Do you have what it takes to lead?
There are many books to help steer leaders in the right direction. There are countless conferences that feature great leaders sharing their secrets to success. And, over the years I have heard several debates on whether leaders are born or cultivated. I ascribe to the notion that leaders are born and cultivated.
Parents can attest that little Amy or Joey came out of the womb knowing what they wanted and how to get it. They were the leaders of their siblings and peers in elementary school. Yet, there are others who learned to lead, first by following, then by taking up the mantle in various areas of their career.
I read a book a few years ago and met the author of “Everyone Leads: Building Leadership from the Community Up.” The author, Paul Schmitz asserts that leadership is more about the action one takes than the position one holds.
Schmitz is an expert in the field of collective leadership and has trained thousands of young people on how to make social impact in their communities. He believes that leading as something you do to benefit communities rather than just one organization or group of individuals. It’s more than the job or title you hold.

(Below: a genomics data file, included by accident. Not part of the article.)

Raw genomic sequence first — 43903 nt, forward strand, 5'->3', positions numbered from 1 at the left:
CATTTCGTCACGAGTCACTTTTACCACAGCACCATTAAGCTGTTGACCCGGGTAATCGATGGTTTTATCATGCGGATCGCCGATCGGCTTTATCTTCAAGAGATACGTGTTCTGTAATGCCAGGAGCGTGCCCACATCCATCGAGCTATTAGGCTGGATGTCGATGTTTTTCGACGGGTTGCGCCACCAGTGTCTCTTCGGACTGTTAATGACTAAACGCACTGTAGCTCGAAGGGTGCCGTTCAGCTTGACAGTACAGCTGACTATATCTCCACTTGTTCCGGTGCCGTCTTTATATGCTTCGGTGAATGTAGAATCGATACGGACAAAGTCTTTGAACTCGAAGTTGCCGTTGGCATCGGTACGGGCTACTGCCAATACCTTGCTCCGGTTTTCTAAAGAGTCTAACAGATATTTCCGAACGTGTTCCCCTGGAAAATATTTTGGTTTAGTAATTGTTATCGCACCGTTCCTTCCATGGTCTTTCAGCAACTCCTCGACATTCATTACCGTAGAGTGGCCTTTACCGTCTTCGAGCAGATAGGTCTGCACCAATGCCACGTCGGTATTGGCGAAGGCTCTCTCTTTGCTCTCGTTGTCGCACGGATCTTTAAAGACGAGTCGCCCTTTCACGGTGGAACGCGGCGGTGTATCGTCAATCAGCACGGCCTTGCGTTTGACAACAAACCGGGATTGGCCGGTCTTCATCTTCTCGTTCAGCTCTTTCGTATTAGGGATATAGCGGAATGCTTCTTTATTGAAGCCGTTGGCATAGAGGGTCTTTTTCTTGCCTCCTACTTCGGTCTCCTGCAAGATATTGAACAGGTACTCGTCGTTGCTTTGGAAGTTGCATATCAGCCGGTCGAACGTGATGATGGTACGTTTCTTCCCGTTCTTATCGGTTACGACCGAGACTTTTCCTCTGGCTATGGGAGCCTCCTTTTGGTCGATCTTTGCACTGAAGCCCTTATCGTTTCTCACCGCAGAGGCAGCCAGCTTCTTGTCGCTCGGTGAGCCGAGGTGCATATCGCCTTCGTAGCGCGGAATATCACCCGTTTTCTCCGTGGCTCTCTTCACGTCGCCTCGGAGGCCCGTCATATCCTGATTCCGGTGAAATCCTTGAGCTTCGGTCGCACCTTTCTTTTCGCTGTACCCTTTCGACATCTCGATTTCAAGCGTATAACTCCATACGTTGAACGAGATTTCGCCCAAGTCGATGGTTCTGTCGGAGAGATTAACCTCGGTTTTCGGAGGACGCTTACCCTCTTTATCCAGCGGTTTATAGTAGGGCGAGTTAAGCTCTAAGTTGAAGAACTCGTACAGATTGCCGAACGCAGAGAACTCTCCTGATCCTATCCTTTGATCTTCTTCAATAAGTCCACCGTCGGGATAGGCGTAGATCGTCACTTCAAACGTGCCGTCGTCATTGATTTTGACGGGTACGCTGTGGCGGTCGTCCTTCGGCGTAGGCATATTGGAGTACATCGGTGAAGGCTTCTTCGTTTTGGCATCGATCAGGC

Leadership is an action word and requires decisive and quick action movements. The person with no title at all or one who is considered to be the low man on the ladder, might turn out to be the leader in the company because he or she is willing to take action for the greater good of everyone.
Secondly, actions of leadership is the way that one can take their passion, their drive to do good and do what’s right to work so that the common goals of the company are met, not so that they will be noticed or receive a pat on the back.
Over these last two years, we’ve seen leadership in our communities at all levels and in all ages. We’ve see people’s values come across leading food drives, volunteering to give COVID screenings, find safe places for the homeless to wash up, eat and sleep when everything shut down.
These moments of leadership have been demonstrated by ordinary people and they inspire us all to step up in ways to improve our communities. So again, I ask do you have what it takes to lead? Absolutely you do.
My challenge to you is to identify a way that you can help people in your neighborhood or city, and take the action steps to improve the lives of others.